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In Praise of Our Technopolis

This Region Has Long Been A Magnet for Thinkers and Tinkerers. What's the Draw?

July 25, 1999|GREGORY BENFORD | Gregory Benford is the author of two novels set on UC campuses, "Timescape" (at his alma mater, UC San Diego) and "Cosm" (at UC Irvine, where he is a professor of physics)

Noting how easy it is to build aircraft outdoors and fly them in clear skies, businessman E.J. Clapp wrote: "There is going to be a Detroit of the aircraft industry. Why not here in Los Angeles?"

That was in 1926. Soon airplane manufacturing businesses sprouted alongside the citrus groves, then blossomed into a full-fledged aerospace industry. Other technology-driven industries cropped up, followed by facilities for the sort of scientific research that makes engineering creativity thrive. Now science and technology are far more deeply rooted in this semiarid landscape than the few remaining orange trees. Why?

For one thing, the weather promises sunny beaches and mild breezes, not the chilly intellectual ambience of an MIT or Harvard. Even eggheads ain't stupid. Many a rocket scientist presumably landed here simply because she saw the same bikini-in-January advantages snowbound Cheeseheads notice at sunny Rose Bowl games.

But weather is not just a comfort--it shapes. Our air is clear for jet testing and stargazing. Mt. Wilson and then Mt. Palomar drew the Andrew Carnegie and Rockefeller foundations, respectively, to build big optical telescopes because they offered the best astronomical "seeing" conditions in North America. This same clarity and dependable sunlight led to Hollywood's filmmaking dominance over New York. Being able to train troops out-of-doors drew the Marines to Camp Pendleton and the Army Air Force to Edwards and other bases.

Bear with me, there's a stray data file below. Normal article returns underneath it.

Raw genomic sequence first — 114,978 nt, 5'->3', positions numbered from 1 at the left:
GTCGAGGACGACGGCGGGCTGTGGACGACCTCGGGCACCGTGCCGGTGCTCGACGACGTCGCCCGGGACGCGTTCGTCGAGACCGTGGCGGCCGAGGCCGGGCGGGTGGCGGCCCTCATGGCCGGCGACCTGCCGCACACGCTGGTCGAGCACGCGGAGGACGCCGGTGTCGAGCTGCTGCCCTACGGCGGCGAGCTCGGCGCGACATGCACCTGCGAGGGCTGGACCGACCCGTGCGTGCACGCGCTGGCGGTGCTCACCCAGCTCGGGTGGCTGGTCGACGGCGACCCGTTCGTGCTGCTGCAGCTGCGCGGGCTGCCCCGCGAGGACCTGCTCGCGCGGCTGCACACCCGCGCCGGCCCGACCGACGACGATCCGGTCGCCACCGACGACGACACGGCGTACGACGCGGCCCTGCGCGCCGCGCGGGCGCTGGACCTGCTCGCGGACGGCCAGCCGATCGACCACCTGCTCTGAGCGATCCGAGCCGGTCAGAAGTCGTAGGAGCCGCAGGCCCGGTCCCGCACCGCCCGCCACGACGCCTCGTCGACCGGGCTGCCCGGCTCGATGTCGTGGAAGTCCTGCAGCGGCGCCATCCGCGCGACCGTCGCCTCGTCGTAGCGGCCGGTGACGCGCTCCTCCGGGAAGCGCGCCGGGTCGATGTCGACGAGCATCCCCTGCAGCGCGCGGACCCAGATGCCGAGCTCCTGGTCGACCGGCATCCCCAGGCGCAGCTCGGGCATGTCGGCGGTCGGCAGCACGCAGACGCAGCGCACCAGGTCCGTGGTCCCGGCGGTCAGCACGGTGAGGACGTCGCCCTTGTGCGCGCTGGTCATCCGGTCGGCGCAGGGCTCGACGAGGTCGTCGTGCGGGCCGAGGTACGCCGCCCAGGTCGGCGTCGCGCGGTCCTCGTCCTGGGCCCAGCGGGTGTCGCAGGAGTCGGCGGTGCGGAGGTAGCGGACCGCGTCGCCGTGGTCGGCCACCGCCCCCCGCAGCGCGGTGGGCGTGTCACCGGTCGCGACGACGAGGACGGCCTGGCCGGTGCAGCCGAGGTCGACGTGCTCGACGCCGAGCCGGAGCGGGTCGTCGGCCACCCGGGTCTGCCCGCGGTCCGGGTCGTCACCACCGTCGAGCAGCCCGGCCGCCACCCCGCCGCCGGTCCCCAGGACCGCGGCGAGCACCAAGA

In the end, though, weather was less determining than determination itself. As Allen J. Scott suggests in his 1993 study, "Technopolis," immigrants here had already crossed many horizons; they were willing to venture forth conceptually, as well. Key to this culture was a new idea: tools open us to fresh possibilities faster than theories do. Edwin Hubble peered through Mt. Wilson's clear air and discovered that the universe was expanding. Einstein came to Caltech to confer with Hubble, who had directly shown what Mr. Relativity had not dared propose: a universe growing larger, not static. A famous picture of the shaggy-haired genius lurching around Caltech on a bicycle caught the flavor: Machinery sends us in new directions.

California has always been about movement, travel, speed. The eager boosterism of men such as Clapp flowed into crosscutting riptides, as imported technical skills blended. Optical tricks could make better movies and bomb sights alike. Machinists at lathes could turn out better oil drills or tank barrels or airplane exhausts. Switching talent from one field to another enabled skilled workers to steer their careers past industrial dead ends.

Building our paradise, we shamelessly mirrored the best of the Other Coast. Stanford was like Harvard, Caltech (CIT) like MIT, Scripps Institution of Oceanography in La Jolla like Woods Hole on Massachusetts' Cape. If San Francisco was like Boston, though, L.A. was like nothing in the East. For a while, it seemed more like brawling Chicago, its cultural currents making for tricky navigation. L.A.'s Old Money scarcely dated back more than a few generations, and usually kept its cash in real estate. Newcomers brought a sense of open horizons. Here, position was not everything. The race for insight and new products alike came from antsy intellectual resources, not from highly fixed natural resources, the old form of wealth.

Quick minds gathered in close clusters were the crucial elements, realized early by a state that built a new kind of bridging institution: the University of California system, the greatest of public universities. Few now realize how revolutionary its close concert of academic abstraction and business practicality was at the start of this century. From the beginning, the system helped drive the economy. At UC Davis, the system enshrined viniculture as a legitimate intellectual pursuit, fostering the nation's leading wine industry. Oceanographers at UC San Diego invented the wet suit, only to have a UC committee recommend not bothering to patent it, because only scientists would use it. Medical radiation therapy got its momentum from high-energy physics at UC Berkeley, where Ernest O. Laurence's cyclotron provided the particles. Orange grove yields grew using secrets discovered at an agricultural field station in Riverside, later the kernel of UC Riverside. Caltech, USC and the UCs made engineering central; even during the Depression, out here there were jobs.

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